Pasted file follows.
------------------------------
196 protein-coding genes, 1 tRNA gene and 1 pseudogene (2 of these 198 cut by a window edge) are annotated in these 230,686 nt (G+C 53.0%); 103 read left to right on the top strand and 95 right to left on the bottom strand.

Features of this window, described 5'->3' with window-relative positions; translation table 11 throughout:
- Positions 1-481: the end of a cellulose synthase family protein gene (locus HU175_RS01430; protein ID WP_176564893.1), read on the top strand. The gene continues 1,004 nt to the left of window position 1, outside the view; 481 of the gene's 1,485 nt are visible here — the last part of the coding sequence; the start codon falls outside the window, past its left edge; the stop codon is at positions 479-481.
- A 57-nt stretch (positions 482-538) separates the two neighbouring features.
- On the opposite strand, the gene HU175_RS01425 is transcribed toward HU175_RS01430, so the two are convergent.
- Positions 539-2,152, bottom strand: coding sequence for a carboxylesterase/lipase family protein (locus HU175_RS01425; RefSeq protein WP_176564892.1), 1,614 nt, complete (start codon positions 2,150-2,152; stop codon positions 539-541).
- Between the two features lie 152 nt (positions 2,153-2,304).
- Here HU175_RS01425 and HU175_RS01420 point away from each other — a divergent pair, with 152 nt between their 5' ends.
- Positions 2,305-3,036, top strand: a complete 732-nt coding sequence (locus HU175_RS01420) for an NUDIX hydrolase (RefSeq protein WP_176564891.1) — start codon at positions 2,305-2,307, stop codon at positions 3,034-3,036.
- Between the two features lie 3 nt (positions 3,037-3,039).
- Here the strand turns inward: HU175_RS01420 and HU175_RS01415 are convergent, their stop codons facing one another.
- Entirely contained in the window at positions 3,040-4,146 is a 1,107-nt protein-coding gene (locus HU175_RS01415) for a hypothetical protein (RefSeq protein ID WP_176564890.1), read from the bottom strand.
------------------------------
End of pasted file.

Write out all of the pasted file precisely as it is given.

196 protein-coding genes, 1 tRNA gene and 1 pseudogene (2 of these 198 cut by a window edge) are annotated in these 230,686 nt (G+C 53.0%); 103 read left to right on the top strand and 95 right to left on the bottom strand.

Features of this window, described 5'->3' with window-relative positions; translation table 11 throughout:
- Positions 1-481: the end of a cellulose synthase family protein gene (locus HU175_RS01430; protein ID WP_176564893.1), read on the top strand. The gene continues 1,004 nt to the left of window position 1, outside the view; 481 of the gene's 1,485 nt are visible here — the last part of the coding sequence; the start codon falls outside the window, past its left edge; the stop codon is at positions 479-481.
- A 57-nt stretch (positions 482-538) separates the two neighbouring features.
- On the opposite strand, the gene HU175_RS01425 is transcribed toward HU175_RS01430, so the two are convergent.
- Positions 539-2,152, bottom strand: coding sequence for a carboxylesterase/lipase family protein (locus HU175_RS01425; RefSeq protein WP_176564892.1), 1,614 nt, complete (start codon positions 2,150-2,152; stop codon positions 539-541).
- Between the two features lie 152 nt (positions 2,153-2,304).
- Here HU175_RS01425 and HU175_RS01420 point away from each other — a divergent pair, with 152 nt between their 5' ends.
- Positions 2,305-3,036, top strand: a complete 732-nt coding sequence (locus HU175_RS01420) for an NUDIX hydrolase (RefSeq protein WP_176564891.1) — start codon at positions 2,305-2,307, stop codon at positions 3,034-3,036.
- Between the two features lie 3 nt (positions 3,037-3,039).
- Here the strand turns inward: HU175_RS01420 and HU175_RS01415 are convergent, their stop codons facing one another.
- Entirely contained in the window at positions 3,040-4,146 is a 1,107-nt protein-coding gene (locus HU175_RS01415) for a hypothetical protein (RefSeq protein ID WP_176564890.1), read from the bottom strand.